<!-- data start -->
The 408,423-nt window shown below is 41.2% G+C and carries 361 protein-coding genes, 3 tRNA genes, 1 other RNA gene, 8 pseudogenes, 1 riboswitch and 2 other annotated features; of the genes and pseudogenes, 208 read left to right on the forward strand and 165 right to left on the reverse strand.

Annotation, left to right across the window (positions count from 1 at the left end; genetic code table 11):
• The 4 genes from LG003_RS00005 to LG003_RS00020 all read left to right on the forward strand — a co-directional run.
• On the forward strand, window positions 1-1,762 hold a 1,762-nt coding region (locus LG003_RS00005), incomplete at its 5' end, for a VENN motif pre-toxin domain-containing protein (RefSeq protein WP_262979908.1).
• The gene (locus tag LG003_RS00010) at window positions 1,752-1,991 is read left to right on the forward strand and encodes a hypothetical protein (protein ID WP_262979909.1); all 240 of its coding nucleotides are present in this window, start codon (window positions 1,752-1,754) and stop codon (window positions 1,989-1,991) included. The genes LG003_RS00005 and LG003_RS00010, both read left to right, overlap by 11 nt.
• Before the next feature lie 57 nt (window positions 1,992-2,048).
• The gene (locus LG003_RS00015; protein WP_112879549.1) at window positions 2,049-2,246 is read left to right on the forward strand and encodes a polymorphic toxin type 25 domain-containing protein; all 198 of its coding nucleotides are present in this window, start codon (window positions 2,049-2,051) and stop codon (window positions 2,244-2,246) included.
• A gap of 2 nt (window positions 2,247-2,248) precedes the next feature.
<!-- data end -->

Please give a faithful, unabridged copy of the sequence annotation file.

The 408,423-nt window shown below is 41.2% G+C and carries 361 protein-coding genes, 3 tRNA genes, 1 other RNA gene, 8 pseudogenes, 1 riboswitch and 2 other annotated features; of the genes and pseudogenes, 208 read left to right on the forward strand and 165 right to left on the reverse strand.

Annotation, left to right across the window (positions count from 1 at the left end; genetic code table 11):
• The 4 genes from LG003_RS00005 to LG003_RS00020 all read left to right on the forward strand — a co-directional run.
• On the forward strand, window positions 1-1,762 hold a 1,762-nt coding region (locus LG003_RS00005), incomplete at its 5' end, for a VENN motif pre-toxin domain-containing protein (RefSeq protein WP_262979908.1).
• The gene (locus tag LG003_RS00010) at window positions 1,752-1,991 is read left to right on the forward strand and encodes a hypothetical protein (protein ID WP_262979909.1); all 240 of its coding nucleotides are present in this window, start codon (window positions 1,752-1,754) and stop codon (window positions 1,989-1,991) included. The genes LG003_RS00005 and LG003_RS00010, both read left to right, overlap by 11 nt.
• Before the next feature lie 57 nt (window positions 1,992-2,048).
• The gene (locus LG003_RS00015; protein WP_112879549.1) at window positions 2,049-2,246 is read left to right on the forward strand and encodes a polymorphic toxin type 25 domain-containing protein; all 198 of its coding nucleotides are present in this window, start codon (window positions 2,049-2,051) and stop codon (window positions 2,244-2,246) included.
• A gap of 2 nt (window positions 2,247-2,248) precedes the next feature.